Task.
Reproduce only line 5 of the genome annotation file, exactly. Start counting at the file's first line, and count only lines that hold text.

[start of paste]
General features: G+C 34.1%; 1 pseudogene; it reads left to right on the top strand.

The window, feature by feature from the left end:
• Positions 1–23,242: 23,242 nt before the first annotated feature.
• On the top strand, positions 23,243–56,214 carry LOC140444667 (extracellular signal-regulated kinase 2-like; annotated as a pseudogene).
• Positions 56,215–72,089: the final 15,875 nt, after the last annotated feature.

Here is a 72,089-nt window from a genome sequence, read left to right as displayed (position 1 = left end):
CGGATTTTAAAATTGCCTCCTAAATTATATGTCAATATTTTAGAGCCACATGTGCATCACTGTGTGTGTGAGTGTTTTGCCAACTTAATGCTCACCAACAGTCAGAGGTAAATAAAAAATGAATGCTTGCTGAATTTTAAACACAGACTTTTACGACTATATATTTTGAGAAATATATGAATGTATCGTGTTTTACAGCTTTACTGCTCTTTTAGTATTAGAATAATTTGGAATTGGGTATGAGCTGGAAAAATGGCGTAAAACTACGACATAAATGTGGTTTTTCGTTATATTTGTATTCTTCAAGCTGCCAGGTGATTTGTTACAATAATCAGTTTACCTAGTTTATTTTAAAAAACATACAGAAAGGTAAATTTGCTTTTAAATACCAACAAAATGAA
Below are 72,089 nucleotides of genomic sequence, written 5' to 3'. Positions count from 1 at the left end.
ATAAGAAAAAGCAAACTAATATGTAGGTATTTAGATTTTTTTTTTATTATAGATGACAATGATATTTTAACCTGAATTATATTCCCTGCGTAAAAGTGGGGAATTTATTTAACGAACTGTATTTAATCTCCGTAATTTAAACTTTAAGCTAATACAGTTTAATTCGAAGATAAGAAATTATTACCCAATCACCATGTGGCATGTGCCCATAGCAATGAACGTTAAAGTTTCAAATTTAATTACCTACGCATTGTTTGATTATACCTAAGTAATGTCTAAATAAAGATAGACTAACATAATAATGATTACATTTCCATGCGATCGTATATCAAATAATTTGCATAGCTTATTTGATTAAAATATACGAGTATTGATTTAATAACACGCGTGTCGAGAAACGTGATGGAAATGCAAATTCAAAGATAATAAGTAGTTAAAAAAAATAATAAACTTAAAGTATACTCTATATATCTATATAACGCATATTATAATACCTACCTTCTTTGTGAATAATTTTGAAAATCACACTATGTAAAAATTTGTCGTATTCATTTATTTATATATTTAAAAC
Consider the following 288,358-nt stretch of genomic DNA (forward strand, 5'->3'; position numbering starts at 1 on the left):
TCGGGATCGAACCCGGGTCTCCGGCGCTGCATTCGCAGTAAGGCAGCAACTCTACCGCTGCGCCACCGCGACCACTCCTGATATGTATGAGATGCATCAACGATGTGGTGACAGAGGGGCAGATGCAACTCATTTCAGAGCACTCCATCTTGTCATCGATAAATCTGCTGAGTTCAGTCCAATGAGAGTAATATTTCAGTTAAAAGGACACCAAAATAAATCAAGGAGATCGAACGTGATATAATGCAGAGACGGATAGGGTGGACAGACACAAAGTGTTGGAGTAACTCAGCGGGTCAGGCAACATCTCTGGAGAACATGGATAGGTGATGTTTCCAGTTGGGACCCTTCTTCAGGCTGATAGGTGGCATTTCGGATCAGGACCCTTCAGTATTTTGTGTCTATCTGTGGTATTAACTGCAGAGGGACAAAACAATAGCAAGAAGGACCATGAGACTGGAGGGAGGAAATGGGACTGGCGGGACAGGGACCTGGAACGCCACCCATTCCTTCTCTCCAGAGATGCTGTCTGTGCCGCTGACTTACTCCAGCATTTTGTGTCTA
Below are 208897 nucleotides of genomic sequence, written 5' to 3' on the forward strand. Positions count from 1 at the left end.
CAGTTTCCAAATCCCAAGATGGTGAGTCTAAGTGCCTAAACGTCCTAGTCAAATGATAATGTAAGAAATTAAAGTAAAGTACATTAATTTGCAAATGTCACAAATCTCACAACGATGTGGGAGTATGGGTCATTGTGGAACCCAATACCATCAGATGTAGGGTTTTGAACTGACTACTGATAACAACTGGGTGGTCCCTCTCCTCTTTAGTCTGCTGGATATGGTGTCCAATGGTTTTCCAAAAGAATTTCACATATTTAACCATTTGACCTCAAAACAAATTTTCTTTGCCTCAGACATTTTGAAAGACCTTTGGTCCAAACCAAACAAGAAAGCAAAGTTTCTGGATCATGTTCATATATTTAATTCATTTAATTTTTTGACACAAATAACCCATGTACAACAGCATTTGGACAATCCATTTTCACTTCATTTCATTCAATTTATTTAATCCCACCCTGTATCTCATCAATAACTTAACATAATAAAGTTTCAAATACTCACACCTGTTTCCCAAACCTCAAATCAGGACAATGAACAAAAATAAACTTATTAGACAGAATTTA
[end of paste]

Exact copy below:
• Positions 56,215–72,089: the final 15,875 nt, after the last annotated feature.